Much to my surprise, the tall sides of the stockpot kept the chaff contained pretty well. The stovetop hood (vented to the outside) on 'high' managed the smoke pretty well. We were not smoked out of the house nor did the smoke detectors go off. Since this is one of my commonly-used pots for cooking, I will not be letting this pan season for roasting. There was a brown haze of baked-on coffee oils and volatiles, but it came right off with a Scotch pad and some Bar Keepers Friend.

    Both of my roasts were fairly even but not as even as my HG/DB roasts, but I will continue experimenting. During the winter, I would not mind finding a method that I can do indoors, as opposed to outside on the front porch. My experience in roasting by other means came in quite handy with the stovetop, being able to monitor the roast by appearance, sound and smell. Tim Eggers is fond of using his cast-iron saucepan, and I thought the Farberware clad stockpot would serve a similar purpose in terms of heat retention and even bottom heating.

    Some people have used a wok on the stovetop with good results. I can testify that you cannot use a wok with a heatgun since the beans will be blown right out of the wok.

    If someone wanted to immediately try coffee roasting, I suspect that most readers of this board have a sturdy stockpot and a stovetop readily to hand. There is a learning curve to roasting coffee, and particularly with a stovetop method, I roast at medium heat (4 out of 10 on the knob) to prevent scorching. This should also only be done if you have good ventilation at the stovetop, since if you roast more than a cup of beans and/or roast to a dark roast, copious amounts of smoke are produced.

    Please let me know if you have any further questions, and I will be happy to help.

  14. I have been a home coffee roaster for about four-five years now, and I am quite confident that my coffee is better than anything I can buy locally. I moved on from a popper years ago. I currently use an industrial heatgun and stainless steel bowl to roast my coffee.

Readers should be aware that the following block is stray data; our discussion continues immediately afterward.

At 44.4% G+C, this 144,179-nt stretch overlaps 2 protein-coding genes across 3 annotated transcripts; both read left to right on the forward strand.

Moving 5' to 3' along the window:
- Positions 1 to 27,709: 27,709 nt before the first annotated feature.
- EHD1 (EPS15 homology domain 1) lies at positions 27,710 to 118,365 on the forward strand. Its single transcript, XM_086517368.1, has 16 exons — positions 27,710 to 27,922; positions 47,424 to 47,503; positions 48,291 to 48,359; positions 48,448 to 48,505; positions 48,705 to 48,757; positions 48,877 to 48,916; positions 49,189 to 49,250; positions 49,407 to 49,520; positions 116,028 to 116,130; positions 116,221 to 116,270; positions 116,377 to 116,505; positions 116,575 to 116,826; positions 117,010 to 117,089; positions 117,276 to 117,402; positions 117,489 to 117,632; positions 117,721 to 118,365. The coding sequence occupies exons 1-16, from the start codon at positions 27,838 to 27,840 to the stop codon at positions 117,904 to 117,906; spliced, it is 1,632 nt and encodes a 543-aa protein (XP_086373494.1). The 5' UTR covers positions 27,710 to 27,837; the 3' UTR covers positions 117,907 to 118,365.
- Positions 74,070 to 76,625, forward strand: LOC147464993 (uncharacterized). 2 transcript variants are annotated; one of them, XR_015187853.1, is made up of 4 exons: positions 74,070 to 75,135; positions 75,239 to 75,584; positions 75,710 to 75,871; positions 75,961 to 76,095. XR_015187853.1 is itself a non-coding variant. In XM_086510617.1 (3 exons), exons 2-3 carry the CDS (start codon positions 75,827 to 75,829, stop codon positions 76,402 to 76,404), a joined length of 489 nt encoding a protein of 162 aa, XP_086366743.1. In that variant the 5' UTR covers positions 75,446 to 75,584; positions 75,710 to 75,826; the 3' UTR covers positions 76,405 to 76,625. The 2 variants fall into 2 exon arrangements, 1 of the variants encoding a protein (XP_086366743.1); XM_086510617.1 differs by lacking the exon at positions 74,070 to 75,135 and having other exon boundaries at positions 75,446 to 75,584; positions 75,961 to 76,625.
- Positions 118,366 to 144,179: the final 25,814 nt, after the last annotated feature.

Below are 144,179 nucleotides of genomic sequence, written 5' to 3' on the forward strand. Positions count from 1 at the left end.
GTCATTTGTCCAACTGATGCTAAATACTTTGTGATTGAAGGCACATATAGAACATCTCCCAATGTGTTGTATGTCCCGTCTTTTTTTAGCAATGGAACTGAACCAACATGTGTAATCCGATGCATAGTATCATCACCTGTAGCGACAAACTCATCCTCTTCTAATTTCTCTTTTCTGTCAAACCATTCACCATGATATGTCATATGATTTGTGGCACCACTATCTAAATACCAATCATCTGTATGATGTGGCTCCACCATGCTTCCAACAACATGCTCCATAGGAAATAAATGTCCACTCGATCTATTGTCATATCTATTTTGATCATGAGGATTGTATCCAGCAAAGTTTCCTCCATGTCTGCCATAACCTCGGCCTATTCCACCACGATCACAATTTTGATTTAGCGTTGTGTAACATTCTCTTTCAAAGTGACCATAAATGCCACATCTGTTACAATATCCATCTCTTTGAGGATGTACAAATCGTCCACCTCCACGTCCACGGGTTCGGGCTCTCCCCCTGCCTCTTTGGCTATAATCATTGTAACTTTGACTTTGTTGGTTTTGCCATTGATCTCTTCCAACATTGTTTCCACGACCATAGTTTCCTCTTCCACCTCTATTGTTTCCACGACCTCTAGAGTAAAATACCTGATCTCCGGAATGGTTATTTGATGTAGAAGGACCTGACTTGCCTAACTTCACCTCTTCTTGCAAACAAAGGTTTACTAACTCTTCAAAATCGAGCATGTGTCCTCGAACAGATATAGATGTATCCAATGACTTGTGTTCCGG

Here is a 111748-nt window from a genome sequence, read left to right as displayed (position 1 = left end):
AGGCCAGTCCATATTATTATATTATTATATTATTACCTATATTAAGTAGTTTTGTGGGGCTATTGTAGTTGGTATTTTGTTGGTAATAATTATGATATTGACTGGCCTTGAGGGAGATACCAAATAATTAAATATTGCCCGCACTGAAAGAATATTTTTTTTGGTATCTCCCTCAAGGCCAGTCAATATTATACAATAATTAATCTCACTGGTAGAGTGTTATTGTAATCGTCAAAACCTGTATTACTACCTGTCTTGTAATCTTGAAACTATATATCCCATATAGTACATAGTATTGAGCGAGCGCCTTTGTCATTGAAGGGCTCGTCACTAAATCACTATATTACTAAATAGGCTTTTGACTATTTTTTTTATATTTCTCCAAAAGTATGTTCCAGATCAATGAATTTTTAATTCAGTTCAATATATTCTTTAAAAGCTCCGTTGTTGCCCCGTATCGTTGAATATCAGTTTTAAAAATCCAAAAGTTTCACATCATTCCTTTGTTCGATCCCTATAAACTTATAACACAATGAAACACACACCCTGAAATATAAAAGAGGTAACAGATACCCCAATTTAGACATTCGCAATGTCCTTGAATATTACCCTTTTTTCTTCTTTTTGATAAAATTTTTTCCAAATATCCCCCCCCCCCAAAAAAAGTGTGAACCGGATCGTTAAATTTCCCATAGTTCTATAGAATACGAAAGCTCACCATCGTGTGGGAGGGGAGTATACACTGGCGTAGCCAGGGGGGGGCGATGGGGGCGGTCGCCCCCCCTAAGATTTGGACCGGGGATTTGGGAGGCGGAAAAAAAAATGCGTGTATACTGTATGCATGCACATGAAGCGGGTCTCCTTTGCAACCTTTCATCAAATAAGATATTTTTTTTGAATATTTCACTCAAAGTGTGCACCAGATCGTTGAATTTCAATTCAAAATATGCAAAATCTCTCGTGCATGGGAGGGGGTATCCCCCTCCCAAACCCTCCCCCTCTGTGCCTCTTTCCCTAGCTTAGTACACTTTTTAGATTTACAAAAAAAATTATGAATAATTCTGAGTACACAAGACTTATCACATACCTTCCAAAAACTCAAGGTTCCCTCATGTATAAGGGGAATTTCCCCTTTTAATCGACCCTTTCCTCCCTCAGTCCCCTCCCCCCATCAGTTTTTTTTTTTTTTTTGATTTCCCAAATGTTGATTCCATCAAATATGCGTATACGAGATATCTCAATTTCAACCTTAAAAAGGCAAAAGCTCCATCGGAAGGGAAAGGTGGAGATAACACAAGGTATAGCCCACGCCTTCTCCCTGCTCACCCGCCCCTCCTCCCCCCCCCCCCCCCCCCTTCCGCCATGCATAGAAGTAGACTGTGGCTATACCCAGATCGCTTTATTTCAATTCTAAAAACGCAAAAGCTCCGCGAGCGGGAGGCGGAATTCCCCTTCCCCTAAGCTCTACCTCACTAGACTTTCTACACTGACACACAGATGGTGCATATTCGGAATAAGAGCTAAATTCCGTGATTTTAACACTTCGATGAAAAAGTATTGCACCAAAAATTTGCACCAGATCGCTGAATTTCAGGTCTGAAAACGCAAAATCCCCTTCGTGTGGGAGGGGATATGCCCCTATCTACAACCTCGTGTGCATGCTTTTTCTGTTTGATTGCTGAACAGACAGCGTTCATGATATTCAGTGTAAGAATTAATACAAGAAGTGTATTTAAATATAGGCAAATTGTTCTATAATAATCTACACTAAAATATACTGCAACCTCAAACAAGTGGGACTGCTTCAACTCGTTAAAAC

Sweet Maria's is an excellent source of information and beans. The definitive book on the subject is 'Home Coffee Roasting' by Kenneth Davids. Coffeegeek is one of the most popular websites for all things related to coffee and espresso, including home roasting.

    Read the material at Sweet Maria's first, and then let me know if you have any questions.

  15. I do remember that it came with some kind of nutritional dessert thing that was in a little cup. Not quite ice cream, richer than sherbet, unnaturally pink, and apparently chock full of nutrition.

    I wonder if it was Ensure pudding, or a fascimile thereof. I worked my way through college doing scutwork in a hospital kitchen. I can tell you now that you never want to have liver failure and have to live on Hepat Aid.

  16. This can't possibly be right. No sugar or cloves. This one is closer. But I will swear that I taste cloves in there. Maybe from the Lea & Perrins?

    On the Todd Wilbur site and other copycat recipe sites, there is much debate over this recipe. Many people say it tastes exactly the same, many people think they detect a hint of cinnamon, cloves or Worchestshire sauce in the sauce found at the actual Arby's.

    I just went to the Arby's site and read the ingredients list for the Arby's sauce: it does not list Worchestshire sauce nor does it contain any ingredients consistent with Worchestershire sauce. It does list spice and spice extractives, so perhaps there is some cinnamon or clove flavoring in it. I have not been in an Arby's in years, since there are very few of them in the Seattle area. Perhaps you should make the recipe, split it in half, and to one half add a dash of cinnamon, and to the other half add a dash of clove. See which one tastes the closest to the original as you recall it.